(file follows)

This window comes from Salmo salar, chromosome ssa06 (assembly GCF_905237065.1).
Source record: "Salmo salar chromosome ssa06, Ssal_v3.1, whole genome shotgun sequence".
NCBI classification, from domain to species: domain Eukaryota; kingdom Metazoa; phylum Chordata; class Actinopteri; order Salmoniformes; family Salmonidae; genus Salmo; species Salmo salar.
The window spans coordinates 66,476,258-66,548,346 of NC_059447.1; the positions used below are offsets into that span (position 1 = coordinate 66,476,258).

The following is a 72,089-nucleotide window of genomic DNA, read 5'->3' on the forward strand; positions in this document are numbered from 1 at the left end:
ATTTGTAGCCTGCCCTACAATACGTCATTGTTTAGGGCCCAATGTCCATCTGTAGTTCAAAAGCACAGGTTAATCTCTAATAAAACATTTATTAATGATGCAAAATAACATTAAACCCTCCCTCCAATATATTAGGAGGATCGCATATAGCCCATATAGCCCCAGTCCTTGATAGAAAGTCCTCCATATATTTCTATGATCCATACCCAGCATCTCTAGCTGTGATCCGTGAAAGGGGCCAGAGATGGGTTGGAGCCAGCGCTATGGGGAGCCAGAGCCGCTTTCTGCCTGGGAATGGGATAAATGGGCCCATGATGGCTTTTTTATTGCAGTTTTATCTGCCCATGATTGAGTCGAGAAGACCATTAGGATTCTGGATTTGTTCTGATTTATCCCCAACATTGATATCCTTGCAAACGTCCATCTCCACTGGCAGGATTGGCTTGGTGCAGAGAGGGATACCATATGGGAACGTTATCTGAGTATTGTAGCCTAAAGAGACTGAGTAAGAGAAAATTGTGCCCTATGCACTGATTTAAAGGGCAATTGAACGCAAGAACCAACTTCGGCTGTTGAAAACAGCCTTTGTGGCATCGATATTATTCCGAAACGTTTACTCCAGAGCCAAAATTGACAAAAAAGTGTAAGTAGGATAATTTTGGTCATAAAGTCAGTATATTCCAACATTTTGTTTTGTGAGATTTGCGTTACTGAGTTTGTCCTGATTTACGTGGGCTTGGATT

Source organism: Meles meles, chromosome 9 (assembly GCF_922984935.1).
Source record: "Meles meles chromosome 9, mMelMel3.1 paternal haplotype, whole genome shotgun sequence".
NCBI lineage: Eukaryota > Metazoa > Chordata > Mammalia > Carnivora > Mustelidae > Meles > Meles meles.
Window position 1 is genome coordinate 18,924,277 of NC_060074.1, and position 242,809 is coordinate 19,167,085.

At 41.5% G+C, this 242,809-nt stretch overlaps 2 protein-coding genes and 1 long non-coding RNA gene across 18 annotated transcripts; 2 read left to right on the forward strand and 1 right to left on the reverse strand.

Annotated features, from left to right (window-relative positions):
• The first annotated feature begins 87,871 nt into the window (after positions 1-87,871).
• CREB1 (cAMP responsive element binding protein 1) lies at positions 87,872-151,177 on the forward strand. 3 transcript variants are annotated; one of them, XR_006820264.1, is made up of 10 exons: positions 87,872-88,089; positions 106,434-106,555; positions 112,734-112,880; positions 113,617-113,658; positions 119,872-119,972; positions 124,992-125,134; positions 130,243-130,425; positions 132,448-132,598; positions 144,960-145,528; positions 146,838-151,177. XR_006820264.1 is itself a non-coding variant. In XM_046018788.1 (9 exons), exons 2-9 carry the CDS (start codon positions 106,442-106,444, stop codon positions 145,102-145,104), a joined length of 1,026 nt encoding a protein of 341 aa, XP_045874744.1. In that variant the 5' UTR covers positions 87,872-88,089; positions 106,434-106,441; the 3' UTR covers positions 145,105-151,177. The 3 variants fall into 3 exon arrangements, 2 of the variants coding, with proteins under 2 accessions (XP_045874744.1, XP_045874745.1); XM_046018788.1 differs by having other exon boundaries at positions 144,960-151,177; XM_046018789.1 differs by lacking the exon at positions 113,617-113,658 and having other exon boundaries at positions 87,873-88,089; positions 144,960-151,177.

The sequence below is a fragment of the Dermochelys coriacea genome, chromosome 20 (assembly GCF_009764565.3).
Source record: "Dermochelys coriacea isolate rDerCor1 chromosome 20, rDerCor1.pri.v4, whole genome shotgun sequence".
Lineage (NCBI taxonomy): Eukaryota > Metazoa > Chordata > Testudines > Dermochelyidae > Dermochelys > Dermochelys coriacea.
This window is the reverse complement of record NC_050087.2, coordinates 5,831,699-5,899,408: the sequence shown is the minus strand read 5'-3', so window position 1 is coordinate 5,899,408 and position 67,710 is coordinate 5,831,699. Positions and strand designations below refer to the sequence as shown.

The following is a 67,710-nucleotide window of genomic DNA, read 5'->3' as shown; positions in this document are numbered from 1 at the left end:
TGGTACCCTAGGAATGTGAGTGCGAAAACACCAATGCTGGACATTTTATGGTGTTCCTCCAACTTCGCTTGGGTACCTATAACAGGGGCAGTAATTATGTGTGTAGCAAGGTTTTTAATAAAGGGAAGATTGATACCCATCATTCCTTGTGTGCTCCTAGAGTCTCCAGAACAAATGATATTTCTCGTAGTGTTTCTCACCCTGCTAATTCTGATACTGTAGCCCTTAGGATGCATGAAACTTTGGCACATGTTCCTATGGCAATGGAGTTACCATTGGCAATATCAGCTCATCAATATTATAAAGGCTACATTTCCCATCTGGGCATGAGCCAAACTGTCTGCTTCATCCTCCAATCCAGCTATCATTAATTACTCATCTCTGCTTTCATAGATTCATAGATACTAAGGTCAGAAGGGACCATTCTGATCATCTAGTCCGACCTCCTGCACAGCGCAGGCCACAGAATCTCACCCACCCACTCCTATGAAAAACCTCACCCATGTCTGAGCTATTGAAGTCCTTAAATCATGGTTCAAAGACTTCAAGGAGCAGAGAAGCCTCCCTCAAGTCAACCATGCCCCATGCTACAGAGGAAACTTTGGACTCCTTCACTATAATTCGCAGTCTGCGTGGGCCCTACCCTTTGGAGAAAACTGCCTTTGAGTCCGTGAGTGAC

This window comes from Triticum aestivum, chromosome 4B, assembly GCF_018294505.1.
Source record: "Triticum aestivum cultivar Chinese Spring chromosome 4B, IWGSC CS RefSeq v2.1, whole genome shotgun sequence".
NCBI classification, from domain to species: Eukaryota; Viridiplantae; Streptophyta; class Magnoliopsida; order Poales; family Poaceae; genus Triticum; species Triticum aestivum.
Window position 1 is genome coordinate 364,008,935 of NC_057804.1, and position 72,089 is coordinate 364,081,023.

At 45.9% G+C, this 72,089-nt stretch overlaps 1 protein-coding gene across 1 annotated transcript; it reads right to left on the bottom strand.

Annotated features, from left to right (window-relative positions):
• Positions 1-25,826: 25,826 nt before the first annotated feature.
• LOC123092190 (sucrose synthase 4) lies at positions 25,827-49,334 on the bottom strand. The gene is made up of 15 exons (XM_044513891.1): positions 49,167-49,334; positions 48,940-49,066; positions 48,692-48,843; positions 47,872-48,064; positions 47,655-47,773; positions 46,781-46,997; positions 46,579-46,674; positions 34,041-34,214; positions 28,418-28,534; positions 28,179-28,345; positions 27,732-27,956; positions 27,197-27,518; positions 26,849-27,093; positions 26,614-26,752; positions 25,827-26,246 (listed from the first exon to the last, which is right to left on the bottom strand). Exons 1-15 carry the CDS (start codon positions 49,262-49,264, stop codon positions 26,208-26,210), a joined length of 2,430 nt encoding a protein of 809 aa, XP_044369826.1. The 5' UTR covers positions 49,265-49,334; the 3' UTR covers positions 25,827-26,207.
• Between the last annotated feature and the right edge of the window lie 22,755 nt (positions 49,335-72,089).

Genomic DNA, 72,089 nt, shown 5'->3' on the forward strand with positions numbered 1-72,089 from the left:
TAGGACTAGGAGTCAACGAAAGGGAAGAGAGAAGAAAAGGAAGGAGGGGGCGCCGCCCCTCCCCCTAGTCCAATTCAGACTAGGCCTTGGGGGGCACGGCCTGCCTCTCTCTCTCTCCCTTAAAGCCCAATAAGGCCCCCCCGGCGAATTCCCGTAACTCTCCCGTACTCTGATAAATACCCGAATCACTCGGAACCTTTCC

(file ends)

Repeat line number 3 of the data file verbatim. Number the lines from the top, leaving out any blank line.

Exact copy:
NCBI classification, from domain to species: domain Eukaryota; kingdom Metazoa; phylum Chordata; class Actinopteri; order Salmoniformes; family Salmonidae; genus Salmo; species Salmo salar.